Mackay-Smith concedes that possibly coddling first-years could lead to making students too dependent, which may leave them night and dry in their upperclass houses sophomore year.
However, Mackay-Smith points out, "They don't get the level of advising they received as freshmen because they aren't freshmen anymore."
Her Gain Is Their Loss
Although a maze of administration and program planning occupies most her time these days, Mackay-Smith says what she really likes to do is personally work with students who are adjusting to college life.
That was her original motivation for getting involved in the administration of Harvard first-year life. After two years of combining being a proctor and a doctoral student in health policy, Mackay-Smith in 1986 dropped her academic schedule to become a senior advisor.
"I was so interested in what was going on here and I would have had to shift my interests to those at the Health Policy and Management School," she says.
Former advisees of Mackay-Smith's are quick to attest that she is very skilled with the personal touch.
A former Mackay-Smith advisee, Darrin M. Woods '93, lauds his first-year proctor, who lived in his Lionel entry two years ago.
"She was one of the few individuals who made the transition between high school and college possible," he says. "I don't have that one-on-one advising anymore. Post-Ginger Mackay-Smith is a letdown."
Another former Lionel resident also applauds Mackay-Smith.
"She was always there," says Massimo Chioca '93. "She was on the first floor and we could always drop by. She has a lot of experience. I was hoping she would become the dean."
Rudy and the FDO
Mackay-Smith is not the only new face in the administration of first-year students. She says new President Neil L. Rudenstine has made it a priority to be involved with the goings on in the Yard and Union dorms.
"Rudenstine has made it so clear that he is interested in student life," Mackay-Smith says. "There has been a slight shift in emphasis, but this is a different time, and they are different people."
Mackay-Smith cites the new president's friendliness towards the first-years on the opening weekend as evidence of their welfare being a priority to him.
This year the march up to Radcliffe Quad for the traditional first-year picnic during Orientation Week was prefaced by small receptions held in the different areas of the Yard. Mackay-Smith says that Rudenstine made the rounds by walking up to students to say hello, even posing for a picture with a student and his beaming parents.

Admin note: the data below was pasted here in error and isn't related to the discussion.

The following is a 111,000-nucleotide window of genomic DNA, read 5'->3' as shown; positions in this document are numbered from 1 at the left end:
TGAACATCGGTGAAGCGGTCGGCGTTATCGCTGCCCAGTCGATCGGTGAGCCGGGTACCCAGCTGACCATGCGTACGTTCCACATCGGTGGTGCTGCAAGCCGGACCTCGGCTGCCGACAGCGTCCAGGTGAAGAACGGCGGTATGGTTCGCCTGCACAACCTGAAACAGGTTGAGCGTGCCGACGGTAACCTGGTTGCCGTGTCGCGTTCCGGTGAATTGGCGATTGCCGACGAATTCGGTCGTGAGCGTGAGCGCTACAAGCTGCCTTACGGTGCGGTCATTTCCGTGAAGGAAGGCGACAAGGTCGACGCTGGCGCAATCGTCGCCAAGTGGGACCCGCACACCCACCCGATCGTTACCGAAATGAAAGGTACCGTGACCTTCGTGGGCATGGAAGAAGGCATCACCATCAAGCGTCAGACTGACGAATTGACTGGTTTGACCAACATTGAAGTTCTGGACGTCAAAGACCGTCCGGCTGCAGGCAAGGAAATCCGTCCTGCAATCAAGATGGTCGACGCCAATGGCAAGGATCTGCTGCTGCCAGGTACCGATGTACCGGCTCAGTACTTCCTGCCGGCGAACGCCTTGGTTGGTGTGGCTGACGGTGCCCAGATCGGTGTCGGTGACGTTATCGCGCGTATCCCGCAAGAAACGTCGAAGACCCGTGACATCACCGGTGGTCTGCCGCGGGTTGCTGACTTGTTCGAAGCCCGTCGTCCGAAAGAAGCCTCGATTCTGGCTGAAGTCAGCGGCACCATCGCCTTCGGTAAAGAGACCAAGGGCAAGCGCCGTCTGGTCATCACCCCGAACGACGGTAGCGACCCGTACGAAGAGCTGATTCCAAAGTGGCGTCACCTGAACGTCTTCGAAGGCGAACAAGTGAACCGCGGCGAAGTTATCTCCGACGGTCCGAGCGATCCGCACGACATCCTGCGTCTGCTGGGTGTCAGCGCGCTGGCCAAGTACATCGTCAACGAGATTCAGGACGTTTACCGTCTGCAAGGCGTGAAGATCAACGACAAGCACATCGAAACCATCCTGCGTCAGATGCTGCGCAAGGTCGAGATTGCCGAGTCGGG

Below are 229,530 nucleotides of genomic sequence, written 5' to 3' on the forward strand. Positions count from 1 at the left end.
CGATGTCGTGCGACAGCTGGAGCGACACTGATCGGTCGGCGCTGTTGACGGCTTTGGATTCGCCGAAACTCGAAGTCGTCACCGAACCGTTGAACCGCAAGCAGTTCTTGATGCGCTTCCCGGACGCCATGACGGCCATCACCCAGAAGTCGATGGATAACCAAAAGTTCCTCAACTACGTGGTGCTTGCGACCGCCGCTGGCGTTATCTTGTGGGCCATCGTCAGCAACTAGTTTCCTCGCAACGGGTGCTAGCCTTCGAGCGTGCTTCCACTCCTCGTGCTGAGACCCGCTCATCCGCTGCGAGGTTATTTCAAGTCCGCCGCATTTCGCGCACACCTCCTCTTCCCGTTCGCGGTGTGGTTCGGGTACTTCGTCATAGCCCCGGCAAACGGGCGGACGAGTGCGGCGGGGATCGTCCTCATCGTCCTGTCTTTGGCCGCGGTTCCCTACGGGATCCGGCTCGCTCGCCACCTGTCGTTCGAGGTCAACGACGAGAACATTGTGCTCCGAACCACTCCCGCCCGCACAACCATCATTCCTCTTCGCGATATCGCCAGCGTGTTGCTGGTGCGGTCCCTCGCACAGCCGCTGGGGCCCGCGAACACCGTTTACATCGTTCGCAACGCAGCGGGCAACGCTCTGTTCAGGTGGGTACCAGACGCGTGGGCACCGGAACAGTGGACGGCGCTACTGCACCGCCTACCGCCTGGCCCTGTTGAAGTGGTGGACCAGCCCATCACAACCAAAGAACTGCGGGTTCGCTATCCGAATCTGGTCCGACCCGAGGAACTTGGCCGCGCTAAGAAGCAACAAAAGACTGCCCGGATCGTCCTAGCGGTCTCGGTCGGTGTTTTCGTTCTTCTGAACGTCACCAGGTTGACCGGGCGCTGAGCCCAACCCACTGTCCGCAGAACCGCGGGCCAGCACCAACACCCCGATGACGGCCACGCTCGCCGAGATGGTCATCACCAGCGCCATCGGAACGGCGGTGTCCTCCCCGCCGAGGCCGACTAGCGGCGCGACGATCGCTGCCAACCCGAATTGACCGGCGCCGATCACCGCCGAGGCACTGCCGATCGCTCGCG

"This sincerity bodes incredibly well for how we wrap up this century and go into the next," says Mackay-Smith. "Learning at college is a distinct act and requires the attention of those fostering it."
Besides being adept at these social functions, Mackay says, Rudenstine is very much interested in the substance of the education of first-years. She says Rudenstine and new Dean of the Faculty Jeremy R. Knowles have expressed particular concern over the teaching of introductory science courses.
So What About the Search?
Although Mackay-Smith is not on the search committee for a permanent first-year dean, she says she has felt free to advise Jewett, who chairs the committee.
"Dean Jewett has invited repeated comment, both oral and written, from proctors and advisers and students," says Mackay-Smith. "I feel absolutely free to say anything. I have been keeping notes of concerns about advising the new freshman dean will need to address."
Although the search committee met in late spring and summer to evaluate first-year advising and experiences, Jewett says, the search for a new dean has not gotten underway yet. He estimates the search committee will reach a decision by February.
Will the acting dean become the permanent dean?
"I don't know what the job is yet, so I don't know if I'm interested," Mackay-Smith says.
Regardless of that outcome, having Mackay-Smith on board this year seems to be working well.
"From my perspective, Ginger has been wonderful to work with," Jewett says. "It has been a very good start to the year."
And McKay-Smith seems to like it, too.
Want to keep up with breaking news? Subscribe to our email newsletter.